Genomic Approaches to Resolving Phylogenies of Antarctic Notothenioid Fishes
This award is funded under the American Recovery and Reinvestment Act of 2009 (Public Law 111-5).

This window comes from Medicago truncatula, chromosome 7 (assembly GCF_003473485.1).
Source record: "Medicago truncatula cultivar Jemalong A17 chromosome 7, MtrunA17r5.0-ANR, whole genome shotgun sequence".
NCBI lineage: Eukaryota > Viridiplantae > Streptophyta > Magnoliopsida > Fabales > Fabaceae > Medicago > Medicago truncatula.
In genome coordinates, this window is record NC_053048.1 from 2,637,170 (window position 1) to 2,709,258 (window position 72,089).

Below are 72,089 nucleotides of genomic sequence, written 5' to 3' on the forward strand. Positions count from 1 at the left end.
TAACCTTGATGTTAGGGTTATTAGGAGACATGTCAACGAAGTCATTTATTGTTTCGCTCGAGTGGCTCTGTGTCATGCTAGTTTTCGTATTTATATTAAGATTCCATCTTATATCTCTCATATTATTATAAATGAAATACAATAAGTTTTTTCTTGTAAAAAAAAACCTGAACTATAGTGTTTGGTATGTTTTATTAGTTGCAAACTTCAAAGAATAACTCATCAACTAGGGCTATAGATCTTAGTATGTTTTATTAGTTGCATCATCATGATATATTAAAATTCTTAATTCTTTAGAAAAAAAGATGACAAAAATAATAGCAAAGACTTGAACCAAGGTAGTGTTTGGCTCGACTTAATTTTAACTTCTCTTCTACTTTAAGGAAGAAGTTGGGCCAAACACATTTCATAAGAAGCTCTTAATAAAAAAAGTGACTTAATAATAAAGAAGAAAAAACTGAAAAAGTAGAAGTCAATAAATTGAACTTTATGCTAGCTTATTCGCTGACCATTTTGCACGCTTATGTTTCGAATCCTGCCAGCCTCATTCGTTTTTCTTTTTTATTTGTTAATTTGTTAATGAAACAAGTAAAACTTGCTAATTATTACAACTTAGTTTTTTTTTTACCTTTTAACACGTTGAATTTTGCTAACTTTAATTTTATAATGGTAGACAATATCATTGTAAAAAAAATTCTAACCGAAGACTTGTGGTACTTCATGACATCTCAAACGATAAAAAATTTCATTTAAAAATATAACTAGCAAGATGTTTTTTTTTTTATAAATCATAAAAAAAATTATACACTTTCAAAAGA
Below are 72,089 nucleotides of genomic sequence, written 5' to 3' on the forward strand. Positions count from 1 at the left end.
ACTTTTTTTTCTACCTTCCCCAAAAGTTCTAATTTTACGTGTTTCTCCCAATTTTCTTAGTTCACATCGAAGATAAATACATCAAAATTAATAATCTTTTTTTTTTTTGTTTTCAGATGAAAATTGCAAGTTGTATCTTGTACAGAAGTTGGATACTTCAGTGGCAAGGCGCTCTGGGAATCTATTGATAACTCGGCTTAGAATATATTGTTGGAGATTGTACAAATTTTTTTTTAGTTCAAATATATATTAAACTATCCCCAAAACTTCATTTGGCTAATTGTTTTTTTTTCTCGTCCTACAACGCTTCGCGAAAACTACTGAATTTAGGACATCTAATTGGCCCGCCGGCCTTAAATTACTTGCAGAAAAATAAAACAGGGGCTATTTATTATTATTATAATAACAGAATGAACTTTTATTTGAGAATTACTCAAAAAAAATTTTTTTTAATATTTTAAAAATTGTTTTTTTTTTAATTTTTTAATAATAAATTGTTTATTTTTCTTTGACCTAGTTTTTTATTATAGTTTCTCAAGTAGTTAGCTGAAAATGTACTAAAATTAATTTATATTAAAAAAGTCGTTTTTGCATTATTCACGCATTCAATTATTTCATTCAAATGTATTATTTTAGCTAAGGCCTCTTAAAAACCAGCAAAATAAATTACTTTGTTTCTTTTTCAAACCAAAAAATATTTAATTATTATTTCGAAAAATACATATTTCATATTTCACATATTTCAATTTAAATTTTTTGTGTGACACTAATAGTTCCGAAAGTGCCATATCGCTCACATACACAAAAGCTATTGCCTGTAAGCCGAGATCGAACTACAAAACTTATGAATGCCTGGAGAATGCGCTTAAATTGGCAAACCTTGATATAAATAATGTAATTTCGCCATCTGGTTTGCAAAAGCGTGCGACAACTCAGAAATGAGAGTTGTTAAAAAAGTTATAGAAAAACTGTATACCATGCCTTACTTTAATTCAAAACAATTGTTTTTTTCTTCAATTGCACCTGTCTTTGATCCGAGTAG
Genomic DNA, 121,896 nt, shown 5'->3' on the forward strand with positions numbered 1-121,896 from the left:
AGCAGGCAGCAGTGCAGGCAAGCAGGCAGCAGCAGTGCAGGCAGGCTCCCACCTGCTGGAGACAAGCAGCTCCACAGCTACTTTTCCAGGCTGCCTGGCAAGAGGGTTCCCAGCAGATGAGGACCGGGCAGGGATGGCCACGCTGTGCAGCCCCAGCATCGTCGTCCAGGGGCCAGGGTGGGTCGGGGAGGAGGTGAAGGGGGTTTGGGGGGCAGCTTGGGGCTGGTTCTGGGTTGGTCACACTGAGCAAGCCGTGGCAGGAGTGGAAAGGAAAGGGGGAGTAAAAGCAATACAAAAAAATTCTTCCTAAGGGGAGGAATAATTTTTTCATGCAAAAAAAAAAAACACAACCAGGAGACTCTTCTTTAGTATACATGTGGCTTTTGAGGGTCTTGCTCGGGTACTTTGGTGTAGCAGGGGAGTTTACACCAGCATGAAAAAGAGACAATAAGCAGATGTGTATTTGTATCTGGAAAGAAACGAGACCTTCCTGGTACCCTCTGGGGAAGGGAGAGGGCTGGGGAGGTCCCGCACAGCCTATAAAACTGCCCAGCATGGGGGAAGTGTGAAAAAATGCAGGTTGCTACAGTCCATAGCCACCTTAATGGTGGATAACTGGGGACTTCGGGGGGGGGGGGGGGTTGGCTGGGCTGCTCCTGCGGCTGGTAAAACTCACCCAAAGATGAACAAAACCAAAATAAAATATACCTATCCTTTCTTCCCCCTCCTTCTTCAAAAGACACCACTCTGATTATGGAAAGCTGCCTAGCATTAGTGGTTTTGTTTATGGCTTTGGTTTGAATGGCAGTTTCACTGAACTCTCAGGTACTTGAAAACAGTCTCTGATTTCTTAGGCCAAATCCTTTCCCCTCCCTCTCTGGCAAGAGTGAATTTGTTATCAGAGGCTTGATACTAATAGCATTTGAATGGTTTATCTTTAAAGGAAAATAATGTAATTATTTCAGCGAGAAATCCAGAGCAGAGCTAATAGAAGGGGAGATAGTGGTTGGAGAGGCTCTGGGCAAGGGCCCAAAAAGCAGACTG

The teleost fish fauna in the waters surrounding Antarctica are completely dominated by a single clade of closely related species, the Notothenioidei. This clade offers an unprecedented opportunity to investigate the effects of deep time paleogeographic transformations and periods of global climate change on lineage diversification and facilitation of adaptive radiation. With over 100 species, the Antarctic notothenioid radiation has been the subject of intensive investigation of biochemical, physiological, and morphological adaptations associated with freezing avoidance in the subzero Southern Ocean marine habitats. However, broadly sampled time-calibrated phylogenetic hypotheses of notothenioids have not been used to examine patterns of adaptive radiation in this clade. The goals of this project are to develop an intensive phylogenomic scale dataset for 90 of the 124 recognized notothenioid species, and use this genomic resource to generate time-calibrated molecular phylogenetic trees. The results of pilot phylogenetic studies indicate a very exciting correlation of the initial diversification of notothenioids with the fragmentation of East Gondwana approximately 80 million years ago, and the origin of the Antarctic Clade adaptive radiation at a time of global cooling and formation of polar conditions in the Southern Ocean, approximately 35 million years ago. This project will provide research experiences for undergraduates, training for a graduate student, and support a post doctoral researcher. In addition the project will include three high school students from New Haven Public Schools for summer research internships.
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